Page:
A Step Back For Burma?

Much has been made of Burma’s recent reforms. But old ethnic conflicts could undermine its efforts.

A Burmese military offensive against ethnic Kachin rebels is hitting the headlines, and non-governmental organizations fear the conflict will lead to a humanitarian crisis after 30,000 to 40,000 people fled their homes for the safety of a makeshift jungle camp.

Refugees International has warned tensions between the Kachin Independence Army (KIA) and the Burmese military has reached boiling point after a 17-year cease fire agreement broke down in June in Kachin, Burma’s most northern sate. The camps remain inaccessible to aid organizations and the United Nations from within. Access routes exist from China, but Beijing is reluctant to host any refugees as it doesn't want to be seen as dabbling in a neighbor's internal affairs.

The fighting also comes amid a well-publicized charm offensive by the government, which has announced a series of reforms that prompted an historic visit by U.S. Secretary of State Hillary Clinton and Burma’s pro-democracy icon Aung San Suu Kyi to announce she would contest up-coming by-elections.

However, President Thien Sien has been quiet on the fighting that erupted around construction of a Chinese-backed hydropower project in June that shattered six years of relative peace amid reports of women being raped by soldiers and civilians killed. Instead, he has been touting the virtues of a civilian government that came to power after a widely discredited election, pleading with the international community and winning measured support.

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Encouraged, the Association of Southeast Asian Nations (ASEAN) agreed to allow Burma to take its turn as host of the prestigious ASEAN summit in 2014.

However, it's a resolution to ethnic conflicts which have dogged the country for decades that could decide whether or not Burma wins any real international acceptance for its reforms and its bid to have Western sanctions dropped and relations normalized. This was a point emphasized by Clinton along with persistent reports of human rights abuses among the ethnic minorities and the plight of about 1,700 political prisoners who remain behind bars.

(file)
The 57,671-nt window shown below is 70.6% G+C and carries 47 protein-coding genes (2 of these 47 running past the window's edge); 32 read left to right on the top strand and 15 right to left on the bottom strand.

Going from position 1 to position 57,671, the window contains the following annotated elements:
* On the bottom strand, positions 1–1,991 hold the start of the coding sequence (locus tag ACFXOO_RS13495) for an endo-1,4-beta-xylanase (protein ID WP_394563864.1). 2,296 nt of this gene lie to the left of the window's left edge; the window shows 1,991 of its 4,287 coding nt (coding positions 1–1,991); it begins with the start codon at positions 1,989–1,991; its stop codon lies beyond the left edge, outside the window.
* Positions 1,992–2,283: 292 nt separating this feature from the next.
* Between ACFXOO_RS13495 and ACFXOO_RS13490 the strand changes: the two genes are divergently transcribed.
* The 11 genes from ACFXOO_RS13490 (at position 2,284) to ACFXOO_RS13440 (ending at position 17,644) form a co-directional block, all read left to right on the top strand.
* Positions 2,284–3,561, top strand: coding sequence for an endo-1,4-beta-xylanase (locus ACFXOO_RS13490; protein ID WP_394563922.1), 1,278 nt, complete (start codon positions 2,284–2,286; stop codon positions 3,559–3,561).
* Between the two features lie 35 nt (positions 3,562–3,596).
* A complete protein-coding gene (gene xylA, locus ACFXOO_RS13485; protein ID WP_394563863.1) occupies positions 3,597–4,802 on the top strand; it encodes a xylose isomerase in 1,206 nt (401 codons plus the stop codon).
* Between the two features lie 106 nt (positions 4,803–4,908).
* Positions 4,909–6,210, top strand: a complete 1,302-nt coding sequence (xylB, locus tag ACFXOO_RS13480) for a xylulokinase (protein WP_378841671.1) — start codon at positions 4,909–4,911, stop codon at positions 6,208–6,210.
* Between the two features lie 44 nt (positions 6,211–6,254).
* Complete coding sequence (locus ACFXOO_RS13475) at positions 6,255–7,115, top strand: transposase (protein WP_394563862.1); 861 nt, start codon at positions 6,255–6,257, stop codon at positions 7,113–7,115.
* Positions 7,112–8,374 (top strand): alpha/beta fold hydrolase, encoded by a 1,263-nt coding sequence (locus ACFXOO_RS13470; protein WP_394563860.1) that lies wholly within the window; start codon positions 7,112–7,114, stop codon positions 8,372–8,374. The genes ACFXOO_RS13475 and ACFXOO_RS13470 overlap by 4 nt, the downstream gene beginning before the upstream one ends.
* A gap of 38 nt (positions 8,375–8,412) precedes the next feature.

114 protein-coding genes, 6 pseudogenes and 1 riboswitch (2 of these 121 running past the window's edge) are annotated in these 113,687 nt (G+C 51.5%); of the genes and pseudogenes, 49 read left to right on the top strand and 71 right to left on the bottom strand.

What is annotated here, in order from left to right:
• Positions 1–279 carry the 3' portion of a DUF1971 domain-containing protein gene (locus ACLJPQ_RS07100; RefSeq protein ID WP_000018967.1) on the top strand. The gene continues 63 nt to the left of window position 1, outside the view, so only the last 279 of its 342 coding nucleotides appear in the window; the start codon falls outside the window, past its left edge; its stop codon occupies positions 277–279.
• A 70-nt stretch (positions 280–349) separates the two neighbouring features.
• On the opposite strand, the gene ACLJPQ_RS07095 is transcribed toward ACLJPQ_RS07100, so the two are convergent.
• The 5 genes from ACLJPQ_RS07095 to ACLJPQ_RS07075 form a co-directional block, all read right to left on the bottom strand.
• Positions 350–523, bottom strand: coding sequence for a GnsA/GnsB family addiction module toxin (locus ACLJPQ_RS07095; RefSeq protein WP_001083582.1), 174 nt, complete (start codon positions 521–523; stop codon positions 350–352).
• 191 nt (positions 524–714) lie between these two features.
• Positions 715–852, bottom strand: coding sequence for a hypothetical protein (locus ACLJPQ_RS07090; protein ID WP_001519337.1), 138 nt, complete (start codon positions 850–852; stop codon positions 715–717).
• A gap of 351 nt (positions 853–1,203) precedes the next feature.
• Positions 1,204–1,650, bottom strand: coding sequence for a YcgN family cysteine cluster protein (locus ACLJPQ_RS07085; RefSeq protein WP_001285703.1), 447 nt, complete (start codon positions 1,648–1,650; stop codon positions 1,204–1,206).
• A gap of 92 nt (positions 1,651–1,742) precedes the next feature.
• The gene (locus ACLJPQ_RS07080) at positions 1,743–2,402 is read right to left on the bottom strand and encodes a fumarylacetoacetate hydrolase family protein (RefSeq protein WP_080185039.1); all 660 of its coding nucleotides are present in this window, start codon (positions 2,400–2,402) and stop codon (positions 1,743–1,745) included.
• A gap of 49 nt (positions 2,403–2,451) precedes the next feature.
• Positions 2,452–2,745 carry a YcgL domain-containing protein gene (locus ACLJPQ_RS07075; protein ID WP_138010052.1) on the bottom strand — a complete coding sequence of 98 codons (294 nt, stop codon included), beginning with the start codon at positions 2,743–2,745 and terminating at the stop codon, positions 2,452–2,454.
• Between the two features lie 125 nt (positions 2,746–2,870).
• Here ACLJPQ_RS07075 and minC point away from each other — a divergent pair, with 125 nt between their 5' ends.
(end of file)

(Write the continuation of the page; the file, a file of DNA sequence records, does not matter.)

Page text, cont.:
In the lead-up to elections 13 months ago, the junta attempted to unite the various ethnic armies under the Border Guard Forces, which would have allowed the ethnic communities to contest the elections. But this would have required them to surrender their weapons and allow Burmese commanders to take control of the militias. Broadly speaking, the response was half-hearted, while the KIA rejected the military offer outright saying this would have meant the decades of struggle would have been in vain.

The Kachin are just one of many ethnic groups in conflict with Naypyidaw. Others include the Shan, Karen, Kokang and the Chinese friendly Wa.

Previously The Diplomat authors, in particular Alex Ellgee in July, have warned of the dangers of internal conflict in Burma. It’s an important point that seems to have been overlooked during the scramble to embrace Burma for all it might be worth. And the current crisis in Kachin could be a simple pointer to Naypyidaw's true designs.